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New Astronomy Photos

We briefly interrupt this endurance horse themed blog to bring you…..some more of my husband’s astronomy photos!  To see more of his photos, you can visit my Astro Photography album on FB, or go to Astro Bin for more details that will show where each image is located in the sky, the equipment used, length of time to create the photo (8.3 hours in the photo shown) and more.  Here’s lookin’ at you kid!

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The Rosette Nebula – who knew so much gas and dust could be so gorgeous!

The Rosette Nebula (NGC2237) is a cloud of gas and dust, about 130 light years in diameter, lying approximately 5000 light years from our Solar System, in the direction of the constellation of Monoceros. The mass of the nebula is estimated at 10 thousand Solar masses, even though it is just a small part of a much larger region of gas and dust spanning the entire constellation. The Rosette would appear

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Astro Photography: M42 – the Orion Nebula

I just added a new page to my site.  The link is at the top and is called Astro Photography.  To see the more detailed descriptions on each of the photos, click on the Astro Photography category in the left hand column.   If you enjoy seeing Dave’s photos, please take the time to leave a comment on the new Astro Photography page.  Enjoy!

The Orion Nebula complex (M42, NGC 1976) is the

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The Flame and Horsehead Nebulas Together

This is a wide field photo of the area around the star Alnitak, the easternmost star that forms the belt in the bright winter constellation of Orion the Hunter. It contains the Flame Nebula and the Horsehead Nebula, both of which I took close up views of last winter.

Photo by Dave Chaton

Show me the Pleiades please!

Photo by Dave Chaton and was taken in December, 2010 from The South Side of the Sky Observatory.

M45, The Pleiades, or the Seven Sisters, is one of the closest star cluster to the earth and is easily visible to the unaided eye in the winter sky. The cluster is dominated by hot blue and extremely luminous stars that have formed within the last 100 million years. Dust that forms a faint reflection

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Astro Photography: The Fireworks Galaxy (NGC 6946)

The Fireworks Galaxy. Photo by Dave Chaton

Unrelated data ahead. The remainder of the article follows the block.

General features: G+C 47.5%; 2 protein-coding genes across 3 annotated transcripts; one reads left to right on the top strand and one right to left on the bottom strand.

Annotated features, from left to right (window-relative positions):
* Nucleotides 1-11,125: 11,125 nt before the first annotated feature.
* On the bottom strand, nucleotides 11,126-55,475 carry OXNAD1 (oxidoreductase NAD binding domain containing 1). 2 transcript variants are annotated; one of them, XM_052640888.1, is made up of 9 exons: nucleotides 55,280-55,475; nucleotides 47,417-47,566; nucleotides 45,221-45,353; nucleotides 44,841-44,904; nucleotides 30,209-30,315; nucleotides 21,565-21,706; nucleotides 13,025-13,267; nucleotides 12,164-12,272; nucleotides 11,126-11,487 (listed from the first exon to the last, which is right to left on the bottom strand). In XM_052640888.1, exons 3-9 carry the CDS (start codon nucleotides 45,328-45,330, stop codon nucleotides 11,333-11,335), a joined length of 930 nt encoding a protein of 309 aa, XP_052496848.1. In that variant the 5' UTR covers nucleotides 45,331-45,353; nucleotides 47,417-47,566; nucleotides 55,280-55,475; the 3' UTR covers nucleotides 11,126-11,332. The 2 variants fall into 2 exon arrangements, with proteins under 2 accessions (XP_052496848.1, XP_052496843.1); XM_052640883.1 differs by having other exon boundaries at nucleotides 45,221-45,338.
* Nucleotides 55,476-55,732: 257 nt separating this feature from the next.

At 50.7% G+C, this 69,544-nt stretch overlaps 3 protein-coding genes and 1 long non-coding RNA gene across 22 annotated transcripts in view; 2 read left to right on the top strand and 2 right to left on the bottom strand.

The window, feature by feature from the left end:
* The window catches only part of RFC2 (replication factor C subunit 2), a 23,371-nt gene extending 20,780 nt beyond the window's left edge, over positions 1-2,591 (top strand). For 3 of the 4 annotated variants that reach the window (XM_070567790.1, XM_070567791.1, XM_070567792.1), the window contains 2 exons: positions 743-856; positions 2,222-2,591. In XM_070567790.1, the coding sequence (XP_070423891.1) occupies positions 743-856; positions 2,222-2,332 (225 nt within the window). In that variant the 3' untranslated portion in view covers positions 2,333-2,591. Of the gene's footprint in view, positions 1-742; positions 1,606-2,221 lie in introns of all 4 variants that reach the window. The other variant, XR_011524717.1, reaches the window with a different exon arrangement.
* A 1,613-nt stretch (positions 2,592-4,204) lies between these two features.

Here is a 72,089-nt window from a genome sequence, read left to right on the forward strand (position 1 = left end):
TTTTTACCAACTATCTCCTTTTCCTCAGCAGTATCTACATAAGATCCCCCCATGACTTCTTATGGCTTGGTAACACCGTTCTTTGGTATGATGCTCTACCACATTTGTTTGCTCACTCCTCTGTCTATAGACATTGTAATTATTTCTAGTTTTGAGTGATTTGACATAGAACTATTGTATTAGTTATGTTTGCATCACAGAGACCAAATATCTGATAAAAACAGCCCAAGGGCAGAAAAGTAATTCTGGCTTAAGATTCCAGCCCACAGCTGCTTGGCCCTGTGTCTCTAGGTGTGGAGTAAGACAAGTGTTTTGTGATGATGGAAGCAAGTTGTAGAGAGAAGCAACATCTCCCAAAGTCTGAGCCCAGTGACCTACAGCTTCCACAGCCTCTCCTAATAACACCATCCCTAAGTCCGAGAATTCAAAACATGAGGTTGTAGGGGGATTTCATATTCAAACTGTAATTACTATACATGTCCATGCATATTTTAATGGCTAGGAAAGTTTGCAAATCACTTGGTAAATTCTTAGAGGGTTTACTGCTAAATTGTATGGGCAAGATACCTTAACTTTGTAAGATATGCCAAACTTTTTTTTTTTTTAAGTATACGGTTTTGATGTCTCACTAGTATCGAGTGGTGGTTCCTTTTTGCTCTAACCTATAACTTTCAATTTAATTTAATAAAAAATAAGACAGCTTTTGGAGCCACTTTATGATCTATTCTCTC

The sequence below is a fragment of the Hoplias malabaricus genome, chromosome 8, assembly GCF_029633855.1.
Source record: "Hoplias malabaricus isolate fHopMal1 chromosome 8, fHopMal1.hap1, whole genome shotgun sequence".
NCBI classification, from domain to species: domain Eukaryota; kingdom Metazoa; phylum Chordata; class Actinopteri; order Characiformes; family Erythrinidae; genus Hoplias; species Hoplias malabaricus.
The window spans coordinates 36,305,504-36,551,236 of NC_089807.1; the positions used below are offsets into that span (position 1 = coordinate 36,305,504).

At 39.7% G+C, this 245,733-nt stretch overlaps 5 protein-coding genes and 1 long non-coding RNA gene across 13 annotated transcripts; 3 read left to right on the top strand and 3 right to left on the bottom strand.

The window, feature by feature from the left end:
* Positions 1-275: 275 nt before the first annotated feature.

This is Dave’s newest photo – started a month ago on October 28th, and the most recent photo taken last night! It was taken over a period of just over a month (due to cloudy skies and moon filled nights). It is a stack of twenty 30-minute exposures for a total of ten hours.

The Fireworks Galaxy (NGC 6946) is a faint but relatively close by

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Astro Photography: Spiral Galaxy NGC 7331

NGC 7332 Spiral Galaxy. Photo by David Chaton, taken at the South Side of the Sky Observatory.

Spiral galaxy NGC 7331, in Pegasus, can be seen with small telescopes under dark skies as a faint fuzzy spot.

The galaxy is similar in size and structure to the galaxy we inhabit, and is often referred to as the Milky Way’s twin.

This galaxy is 49 million light years away (and perhaps 30,000 light

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Astro photography: The Triangulum Galaxy

Photo by Dave Chaton.  This photo was taken last Saturday. The Triangulum Galaxy (Messier object 33) is a spiral galaxy at approximately 3 million light years (ly) distance in the constellation Triangulum.With a diameter of about 50,000 light years, the Triangulum galaxy is the third largest member of the local group of galaxies which also contains the Milky Way Galaxy and the Andromeda Galaxy, and it may be a gravitationally bound companion of the

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Jupiter!

Have you checked out Jupiter?  It’s really bright right now!

Would you like to have the night sky on your computer?

Stellarium is a really cool program that you can use to view a simulation of the night sky in realtime – basically your own personal desktop planetarium!  This means that the skies will look exactly like what you see with your eyes, binoculars or a small telescope.  You can set it to real time, reverse or go forward and go even faster or slower!  It’s easy to zoom in on objects as well as

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